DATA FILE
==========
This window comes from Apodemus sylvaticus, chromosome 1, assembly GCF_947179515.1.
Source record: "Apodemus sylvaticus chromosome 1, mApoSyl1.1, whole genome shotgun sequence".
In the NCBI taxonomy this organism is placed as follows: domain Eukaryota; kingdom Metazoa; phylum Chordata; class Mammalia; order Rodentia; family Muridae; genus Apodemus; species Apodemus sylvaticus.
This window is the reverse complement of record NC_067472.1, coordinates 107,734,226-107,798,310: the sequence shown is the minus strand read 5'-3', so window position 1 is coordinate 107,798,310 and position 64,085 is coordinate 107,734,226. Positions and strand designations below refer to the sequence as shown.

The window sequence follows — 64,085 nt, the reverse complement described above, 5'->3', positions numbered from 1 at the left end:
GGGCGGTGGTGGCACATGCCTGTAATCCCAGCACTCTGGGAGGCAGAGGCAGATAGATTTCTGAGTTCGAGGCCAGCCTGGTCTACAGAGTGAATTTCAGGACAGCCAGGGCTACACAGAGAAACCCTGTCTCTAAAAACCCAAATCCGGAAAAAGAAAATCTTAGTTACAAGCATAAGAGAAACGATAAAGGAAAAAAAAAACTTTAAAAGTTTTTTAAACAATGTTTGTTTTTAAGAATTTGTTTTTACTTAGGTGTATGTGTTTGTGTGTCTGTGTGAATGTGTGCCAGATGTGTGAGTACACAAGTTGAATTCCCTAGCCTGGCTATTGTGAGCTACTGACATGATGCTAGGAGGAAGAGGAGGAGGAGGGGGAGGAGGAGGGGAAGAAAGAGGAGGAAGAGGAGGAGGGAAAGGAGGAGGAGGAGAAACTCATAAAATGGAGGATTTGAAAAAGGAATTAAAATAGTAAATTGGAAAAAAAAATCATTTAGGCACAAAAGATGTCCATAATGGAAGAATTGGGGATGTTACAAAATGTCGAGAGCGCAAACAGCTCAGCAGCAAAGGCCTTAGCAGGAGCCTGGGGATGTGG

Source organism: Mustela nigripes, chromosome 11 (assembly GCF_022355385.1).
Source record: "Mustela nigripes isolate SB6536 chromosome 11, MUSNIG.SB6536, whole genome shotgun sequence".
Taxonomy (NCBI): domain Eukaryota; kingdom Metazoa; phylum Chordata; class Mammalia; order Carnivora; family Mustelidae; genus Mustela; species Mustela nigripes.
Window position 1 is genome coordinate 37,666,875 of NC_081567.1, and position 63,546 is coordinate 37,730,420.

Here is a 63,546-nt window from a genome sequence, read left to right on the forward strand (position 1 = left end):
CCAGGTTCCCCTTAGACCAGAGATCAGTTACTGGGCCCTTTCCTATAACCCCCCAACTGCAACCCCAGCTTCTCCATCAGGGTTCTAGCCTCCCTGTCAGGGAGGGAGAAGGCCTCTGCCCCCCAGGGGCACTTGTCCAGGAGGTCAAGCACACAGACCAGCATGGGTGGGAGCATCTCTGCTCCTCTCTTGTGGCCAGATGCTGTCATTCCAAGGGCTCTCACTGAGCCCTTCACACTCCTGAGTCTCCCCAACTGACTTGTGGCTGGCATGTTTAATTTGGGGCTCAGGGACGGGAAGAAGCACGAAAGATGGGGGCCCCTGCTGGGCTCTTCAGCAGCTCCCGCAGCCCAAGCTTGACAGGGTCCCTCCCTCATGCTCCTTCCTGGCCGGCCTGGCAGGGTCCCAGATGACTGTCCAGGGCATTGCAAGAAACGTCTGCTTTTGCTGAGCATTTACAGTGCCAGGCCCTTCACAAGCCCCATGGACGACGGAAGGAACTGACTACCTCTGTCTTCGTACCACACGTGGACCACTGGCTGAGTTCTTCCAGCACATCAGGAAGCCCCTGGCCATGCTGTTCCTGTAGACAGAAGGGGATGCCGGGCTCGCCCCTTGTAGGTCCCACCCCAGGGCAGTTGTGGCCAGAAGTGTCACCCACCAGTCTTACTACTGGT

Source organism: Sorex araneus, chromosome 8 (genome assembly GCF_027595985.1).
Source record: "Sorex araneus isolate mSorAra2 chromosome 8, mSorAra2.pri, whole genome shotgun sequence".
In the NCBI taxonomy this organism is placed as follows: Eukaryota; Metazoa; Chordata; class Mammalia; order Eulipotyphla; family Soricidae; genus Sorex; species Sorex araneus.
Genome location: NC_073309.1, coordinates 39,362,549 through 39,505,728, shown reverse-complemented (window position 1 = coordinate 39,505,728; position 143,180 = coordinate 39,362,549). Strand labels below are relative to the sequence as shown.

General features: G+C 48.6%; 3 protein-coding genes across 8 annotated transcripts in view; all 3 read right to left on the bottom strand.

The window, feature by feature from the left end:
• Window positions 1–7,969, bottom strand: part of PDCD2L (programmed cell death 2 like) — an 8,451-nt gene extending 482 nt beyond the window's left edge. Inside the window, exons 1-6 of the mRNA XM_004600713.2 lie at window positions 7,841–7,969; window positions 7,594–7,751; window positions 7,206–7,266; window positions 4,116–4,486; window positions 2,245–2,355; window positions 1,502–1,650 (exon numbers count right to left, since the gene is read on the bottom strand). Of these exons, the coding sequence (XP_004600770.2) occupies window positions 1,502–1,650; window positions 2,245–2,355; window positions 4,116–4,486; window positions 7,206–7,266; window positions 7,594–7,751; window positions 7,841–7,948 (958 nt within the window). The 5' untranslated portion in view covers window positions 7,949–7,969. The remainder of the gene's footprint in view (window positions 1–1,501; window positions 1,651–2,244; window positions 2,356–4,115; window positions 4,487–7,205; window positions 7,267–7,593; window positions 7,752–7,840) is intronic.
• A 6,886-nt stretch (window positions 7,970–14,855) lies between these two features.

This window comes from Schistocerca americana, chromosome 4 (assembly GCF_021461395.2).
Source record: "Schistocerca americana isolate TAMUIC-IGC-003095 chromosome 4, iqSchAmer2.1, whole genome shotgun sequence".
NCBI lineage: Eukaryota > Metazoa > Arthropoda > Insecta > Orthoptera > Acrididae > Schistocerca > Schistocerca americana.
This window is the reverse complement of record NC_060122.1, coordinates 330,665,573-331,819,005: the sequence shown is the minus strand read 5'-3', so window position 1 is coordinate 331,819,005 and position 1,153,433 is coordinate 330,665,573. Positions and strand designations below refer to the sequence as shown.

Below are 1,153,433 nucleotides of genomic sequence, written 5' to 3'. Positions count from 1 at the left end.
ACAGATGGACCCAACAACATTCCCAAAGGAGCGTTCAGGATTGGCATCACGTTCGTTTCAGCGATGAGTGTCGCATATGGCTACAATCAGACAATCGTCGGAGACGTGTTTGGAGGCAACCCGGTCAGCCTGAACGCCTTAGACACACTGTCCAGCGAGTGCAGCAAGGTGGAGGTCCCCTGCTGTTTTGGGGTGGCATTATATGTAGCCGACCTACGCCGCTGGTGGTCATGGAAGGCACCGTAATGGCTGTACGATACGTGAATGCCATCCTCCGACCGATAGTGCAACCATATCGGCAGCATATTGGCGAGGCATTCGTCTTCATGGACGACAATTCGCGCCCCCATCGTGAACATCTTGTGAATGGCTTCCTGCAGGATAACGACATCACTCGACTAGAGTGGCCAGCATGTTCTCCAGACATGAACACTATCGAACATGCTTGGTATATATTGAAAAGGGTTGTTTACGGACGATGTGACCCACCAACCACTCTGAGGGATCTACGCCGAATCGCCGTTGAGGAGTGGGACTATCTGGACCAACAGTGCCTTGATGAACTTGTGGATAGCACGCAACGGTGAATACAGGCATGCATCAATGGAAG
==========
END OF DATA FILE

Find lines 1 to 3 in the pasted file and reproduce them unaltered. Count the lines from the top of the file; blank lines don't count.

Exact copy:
This window comes from Apodemus sylvaticus, chromosome 1, assembly GCF_947179515.1.
Source record: "Apodemus sylvaticus chromosome 1, mApoSyl1.1, whole genome shotgun sequence".
In the NCBI taxonomy this organism is placed as follows: domain Eukaryota; kingdom Metazoa; phylum Chordata; class Mammalia; order Rodentia; family Muridae; genus Apodemus; species Apodemus sylvaticus.